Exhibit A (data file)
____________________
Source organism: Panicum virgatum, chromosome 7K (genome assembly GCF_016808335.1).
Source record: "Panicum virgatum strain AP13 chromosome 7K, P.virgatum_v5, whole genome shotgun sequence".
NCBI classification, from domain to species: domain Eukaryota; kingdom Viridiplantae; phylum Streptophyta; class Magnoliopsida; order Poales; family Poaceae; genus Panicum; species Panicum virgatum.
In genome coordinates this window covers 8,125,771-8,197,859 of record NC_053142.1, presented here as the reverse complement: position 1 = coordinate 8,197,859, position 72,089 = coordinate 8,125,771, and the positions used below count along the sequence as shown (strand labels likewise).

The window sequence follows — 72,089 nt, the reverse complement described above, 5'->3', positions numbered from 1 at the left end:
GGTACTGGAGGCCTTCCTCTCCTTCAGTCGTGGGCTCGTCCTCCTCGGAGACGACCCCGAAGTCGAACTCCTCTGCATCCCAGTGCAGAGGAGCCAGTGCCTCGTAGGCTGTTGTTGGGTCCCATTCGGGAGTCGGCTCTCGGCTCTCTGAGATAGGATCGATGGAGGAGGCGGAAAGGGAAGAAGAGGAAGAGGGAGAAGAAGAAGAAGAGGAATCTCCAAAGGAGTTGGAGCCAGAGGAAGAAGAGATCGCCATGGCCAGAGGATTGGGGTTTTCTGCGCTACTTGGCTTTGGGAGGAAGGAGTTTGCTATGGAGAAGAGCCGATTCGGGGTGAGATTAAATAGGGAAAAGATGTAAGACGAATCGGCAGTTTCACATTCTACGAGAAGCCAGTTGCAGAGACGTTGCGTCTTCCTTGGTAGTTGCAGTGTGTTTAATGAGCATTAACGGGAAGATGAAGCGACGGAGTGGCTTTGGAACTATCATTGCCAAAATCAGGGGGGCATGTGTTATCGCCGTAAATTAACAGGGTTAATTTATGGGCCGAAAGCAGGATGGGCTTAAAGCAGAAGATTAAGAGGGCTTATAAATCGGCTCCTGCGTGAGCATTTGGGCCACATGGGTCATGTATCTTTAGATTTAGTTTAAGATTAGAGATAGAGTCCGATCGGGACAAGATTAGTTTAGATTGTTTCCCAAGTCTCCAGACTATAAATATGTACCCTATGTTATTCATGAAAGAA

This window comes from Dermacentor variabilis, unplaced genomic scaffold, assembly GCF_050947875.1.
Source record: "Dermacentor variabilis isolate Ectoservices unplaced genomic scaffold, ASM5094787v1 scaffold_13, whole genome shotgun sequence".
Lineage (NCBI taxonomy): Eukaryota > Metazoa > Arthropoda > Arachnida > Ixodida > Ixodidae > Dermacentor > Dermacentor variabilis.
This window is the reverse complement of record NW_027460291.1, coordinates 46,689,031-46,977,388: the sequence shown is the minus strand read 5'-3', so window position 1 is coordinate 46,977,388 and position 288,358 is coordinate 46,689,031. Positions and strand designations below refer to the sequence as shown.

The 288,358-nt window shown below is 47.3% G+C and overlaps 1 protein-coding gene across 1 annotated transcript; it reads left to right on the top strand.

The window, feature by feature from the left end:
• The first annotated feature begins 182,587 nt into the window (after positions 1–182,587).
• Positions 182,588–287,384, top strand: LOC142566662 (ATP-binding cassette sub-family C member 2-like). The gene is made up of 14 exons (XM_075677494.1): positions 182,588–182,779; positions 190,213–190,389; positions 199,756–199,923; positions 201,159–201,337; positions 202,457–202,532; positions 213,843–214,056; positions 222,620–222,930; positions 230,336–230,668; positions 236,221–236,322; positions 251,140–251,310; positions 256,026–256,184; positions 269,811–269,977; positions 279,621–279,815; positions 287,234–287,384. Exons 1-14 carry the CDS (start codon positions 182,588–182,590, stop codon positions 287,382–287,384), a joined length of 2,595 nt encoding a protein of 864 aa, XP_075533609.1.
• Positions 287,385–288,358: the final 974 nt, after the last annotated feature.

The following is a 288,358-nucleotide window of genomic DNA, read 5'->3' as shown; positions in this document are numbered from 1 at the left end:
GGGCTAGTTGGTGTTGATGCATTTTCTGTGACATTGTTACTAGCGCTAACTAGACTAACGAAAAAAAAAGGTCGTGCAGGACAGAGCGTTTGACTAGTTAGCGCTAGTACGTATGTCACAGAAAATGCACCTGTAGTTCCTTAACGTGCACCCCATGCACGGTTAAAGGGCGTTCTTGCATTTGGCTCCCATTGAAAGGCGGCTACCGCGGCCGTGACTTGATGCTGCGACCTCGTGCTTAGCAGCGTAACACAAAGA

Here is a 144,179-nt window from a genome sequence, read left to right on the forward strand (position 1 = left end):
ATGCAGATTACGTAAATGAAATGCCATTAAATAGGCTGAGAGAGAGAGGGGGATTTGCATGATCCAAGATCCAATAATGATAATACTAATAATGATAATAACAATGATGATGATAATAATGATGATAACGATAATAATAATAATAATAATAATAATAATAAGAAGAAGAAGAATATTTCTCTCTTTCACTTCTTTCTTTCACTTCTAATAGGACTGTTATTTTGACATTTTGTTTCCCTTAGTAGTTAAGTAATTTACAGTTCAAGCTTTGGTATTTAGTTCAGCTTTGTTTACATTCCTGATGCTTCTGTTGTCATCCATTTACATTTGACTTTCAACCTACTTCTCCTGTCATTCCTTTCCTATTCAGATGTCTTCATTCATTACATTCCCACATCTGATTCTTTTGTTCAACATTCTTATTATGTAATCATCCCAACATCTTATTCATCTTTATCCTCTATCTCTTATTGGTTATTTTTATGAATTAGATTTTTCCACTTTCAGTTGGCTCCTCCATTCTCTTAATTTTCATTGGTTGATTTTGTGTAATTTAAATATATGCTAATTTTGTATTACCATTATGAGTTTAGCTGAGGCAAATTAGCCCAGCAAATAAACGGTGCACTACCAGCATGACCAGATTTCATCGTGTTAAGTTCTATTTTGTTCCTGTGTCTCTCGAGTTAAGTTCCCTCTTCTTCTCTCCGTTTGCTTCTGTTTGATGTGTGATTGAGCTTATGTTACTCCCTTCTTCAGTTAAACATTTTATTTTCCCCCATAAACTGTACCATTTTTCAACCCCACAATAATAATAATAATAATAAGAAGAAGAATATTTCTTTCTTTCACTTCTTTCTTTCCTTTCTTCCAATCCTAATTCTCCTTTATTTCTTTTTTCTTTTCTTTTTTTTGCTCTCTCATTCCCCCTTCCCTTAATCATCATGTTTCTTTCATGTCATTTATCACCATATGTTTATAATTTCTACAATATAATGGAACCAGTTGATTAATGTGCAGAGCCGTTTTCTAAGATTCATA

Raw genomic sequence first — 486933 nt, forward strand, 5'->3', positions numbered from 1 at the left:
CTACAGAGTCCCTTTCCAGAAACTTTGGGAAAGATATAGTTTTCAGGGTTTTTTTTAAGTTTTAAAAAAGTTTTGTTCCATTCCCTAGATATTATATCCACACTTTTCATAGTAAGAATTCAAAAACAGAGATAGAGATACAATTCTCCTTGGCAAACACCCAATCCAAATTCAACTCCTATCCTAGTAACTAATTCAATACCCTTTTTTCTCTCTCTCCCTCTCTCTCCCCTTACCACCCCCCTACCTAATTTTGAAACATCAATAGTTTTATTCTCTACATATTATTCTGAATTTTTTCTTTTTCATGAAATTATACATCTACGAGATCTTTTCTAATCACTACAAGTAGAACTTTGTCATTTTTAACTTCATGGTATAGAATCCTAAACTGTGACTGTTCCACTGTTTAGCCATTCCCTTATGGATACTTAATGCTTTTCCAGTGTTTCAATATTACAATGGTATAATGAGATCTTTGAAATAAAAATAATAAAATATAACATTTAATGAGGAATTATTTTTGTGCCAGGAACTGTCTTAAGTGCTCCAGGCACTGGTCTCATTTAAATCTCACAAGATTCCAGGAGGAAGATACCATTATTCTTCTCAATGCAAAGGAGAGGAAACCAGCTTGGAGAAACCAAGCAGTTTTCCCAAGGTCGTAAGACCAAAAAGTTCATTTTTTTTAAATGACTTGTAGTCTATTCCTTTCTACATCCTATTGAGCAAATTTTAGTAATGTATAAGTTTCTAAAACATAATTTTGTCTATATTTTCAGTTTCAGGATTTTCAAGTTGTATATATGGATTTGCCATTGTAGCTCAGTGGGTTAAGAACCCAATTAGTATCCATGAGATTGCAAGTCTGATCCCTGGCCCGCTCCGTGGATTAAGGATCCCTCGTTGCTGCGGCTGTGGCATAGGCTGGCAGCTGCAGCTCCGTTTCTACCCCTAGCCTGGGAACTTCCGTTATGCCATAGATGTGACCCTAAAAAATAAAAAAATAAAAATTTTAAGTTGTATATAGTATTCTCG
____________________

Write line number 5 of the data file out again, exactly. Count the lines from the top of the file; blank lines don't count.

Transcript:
The window sequence follows — 72,089 nt, the reverse complement described above, 5'->3', positions numbered from 1 at the left end: